The first televised presidential debate, due to take place in Oxford, MS tonight (Friday), will be held as scheduled. Republican presidential candidate John McCain announced today that he had reversed his previous decision to suspend his campaign inasmuch as significant progress had been made on a deal between Congress and the White House for a bail-out package. In a statement, the McCain campaign said that it "is resuming all activities and the senator will travel to the debate this afternoon." Earlier, Democratic candidate Barrack Obama had said that he intended to appear in front of the cameras in Oxford with or without McCain. Although it was originally announced that the debate would focus on foreign policy, debate moderator Jim Lehrer told the New York Times: "I am not restrained from asking questions about the financial crisis." Meanwhile, David Letterman resumed his comedic onslaught against McCain for pulling out of his show at the last minute on Wednesday. On Thursday's Late Show, Letterman said that when McCain called to tell him that he had to rush back to Washington, he felt that accommodating McCain was the patriotic thing to do. But when he learned that he had decided to sit down with Katie Couric instead, he felt "like an ugly date." As the audience howled, Letterman continued, "I feel used. I feel cheap. I feel sullied." A McCain spokesperson later said that the campaign "felt this wasn't a night for comedy."


"The financial implosion occurring on Wall Street will hit Madison Avenue by 2009 with a force that will take down some media companies and prompt many to seek financial relief in digital interactive solutions," editor-at-large Diane Mermigas predicted Thursday. She cited respected RGE Monitor economist Nouriel Roubini who recently warned of an 18-month recession in which stocks and housing will fall 40 percent even as corporate debt climbs, banks fail, and the FDIC goes bust trying to cover insured accounts. "This will inevitably lead to companies reducing expenses, including their advertising and marketing budgets," Mermigas predicted. She cited a study by TNS Media Intelligence that spending by advertisers in the second quarter, even before the current financial crisis hit, was down 3.7 percent from last year, the steepest quarterly drop since 2001.


Fox's Do Not Disturbmay have become the first new show of the fall season to bite the dust. (Fox gets a head start on the other networks because its fall schedule is interrupted in October for post-season baseball.) Entertainment Weekly reported on its website Thursday that the critically flayed comedy, starring Niecy Nash and Jerry O'Connell, was axed after three episodes because of low ratings. However, TV Weekreported today that the show was merely being preempted next week and that 20th Century Fox TV was insisting that it had not been notified of any cancellation. In what industry observers regarded as a somewhat tongue-in-cheeky apology, the producers of the show sent a letter to TV critics early in the week asking to be forgiven "for being the perpetrators of such bad television."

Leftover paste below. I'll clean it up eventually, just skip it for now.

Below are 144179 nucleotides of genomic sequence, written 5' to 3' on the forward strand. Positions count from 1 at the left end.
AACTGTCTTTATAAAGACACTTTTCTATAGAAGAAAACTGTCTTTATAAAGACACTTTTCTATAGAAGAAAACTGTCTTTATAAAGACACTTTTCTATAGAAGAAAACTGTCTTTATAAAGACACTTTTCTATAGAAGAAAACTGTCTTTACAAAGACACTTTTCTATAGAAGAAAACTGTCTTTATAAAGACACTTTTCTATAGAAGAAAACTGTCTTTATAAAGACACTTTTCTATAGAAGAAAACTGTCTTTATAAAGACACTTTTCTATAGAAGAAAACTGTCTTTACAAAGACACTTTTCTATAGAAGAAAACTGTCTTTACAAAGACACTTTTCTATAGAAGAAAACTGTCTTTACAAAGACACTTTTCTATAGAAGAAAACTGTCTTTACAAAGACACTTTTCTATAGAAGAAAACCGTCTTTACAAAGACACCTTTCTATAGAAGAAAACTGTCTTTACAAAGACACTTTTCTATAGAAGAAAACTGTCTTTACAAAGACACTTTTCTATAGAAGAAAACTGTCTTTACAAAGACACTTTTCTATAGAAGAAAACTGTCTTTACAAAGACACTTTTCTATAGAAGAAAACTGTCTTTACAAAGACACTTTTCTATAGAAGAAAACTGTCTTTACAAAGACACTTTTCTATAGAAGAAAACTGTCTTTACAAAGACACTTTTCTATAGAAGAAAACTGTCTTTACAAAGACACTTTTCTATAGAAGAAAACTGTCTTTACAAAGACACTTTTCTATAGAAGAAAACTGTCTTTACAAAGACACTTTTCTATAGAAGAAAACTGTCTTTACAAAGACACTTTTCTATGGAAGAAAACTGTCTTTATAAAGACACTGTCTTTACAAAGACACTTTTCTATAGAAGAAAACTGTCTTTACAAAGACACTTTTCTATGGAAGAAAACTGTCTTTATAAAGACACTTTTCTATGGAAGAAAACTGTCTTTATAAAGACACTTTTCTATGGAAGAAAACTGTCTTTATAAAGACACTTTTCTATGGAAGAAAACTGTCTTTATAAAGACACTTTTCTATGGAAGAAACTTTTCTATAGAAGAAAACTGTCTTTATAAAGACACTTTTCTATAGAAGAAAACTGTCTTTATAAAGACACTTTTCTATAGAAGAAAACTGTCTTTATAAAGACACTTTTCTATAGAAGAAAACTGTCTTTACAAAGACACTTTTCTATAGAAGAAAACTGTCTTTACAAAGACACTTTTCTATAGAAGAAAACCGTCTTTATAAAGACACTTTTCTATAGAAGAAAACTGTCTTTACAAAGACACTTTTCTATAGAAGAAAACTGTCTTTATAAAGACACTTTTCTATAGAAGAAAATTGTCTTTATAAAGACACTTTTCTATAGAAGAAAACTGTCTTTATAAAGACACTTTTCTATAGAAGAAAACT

Wednesday night's low-rated debut of Knight Rider, the first show of the new season to have been put into play by NBC Entertainment Co-chairman Ben Silverman, has set tongues wagging in Hollywood. Only 7.3 million people tuned in, far below the 12.7 million who watched the two-hour Knight RiderTV movie in February. Mediabistro's FishbowlNY asked Thursday, "Could last night have been the middle of the end for Ben Silverman?" Some industry observers have speculated that the success or failure of NBC's adventure drama Crusoe,set to debut three weeks from tonight, may ultimately decide Silverman's fate. Like Knight Rider, the expensive show, produced in the UK, South Africa and the Seychelles, was heavily promoted during NBC's coverage of the Summer Olympics. Critics have not been shown a pilot of the show and are suggesting that the fact that they have not is a bad sign.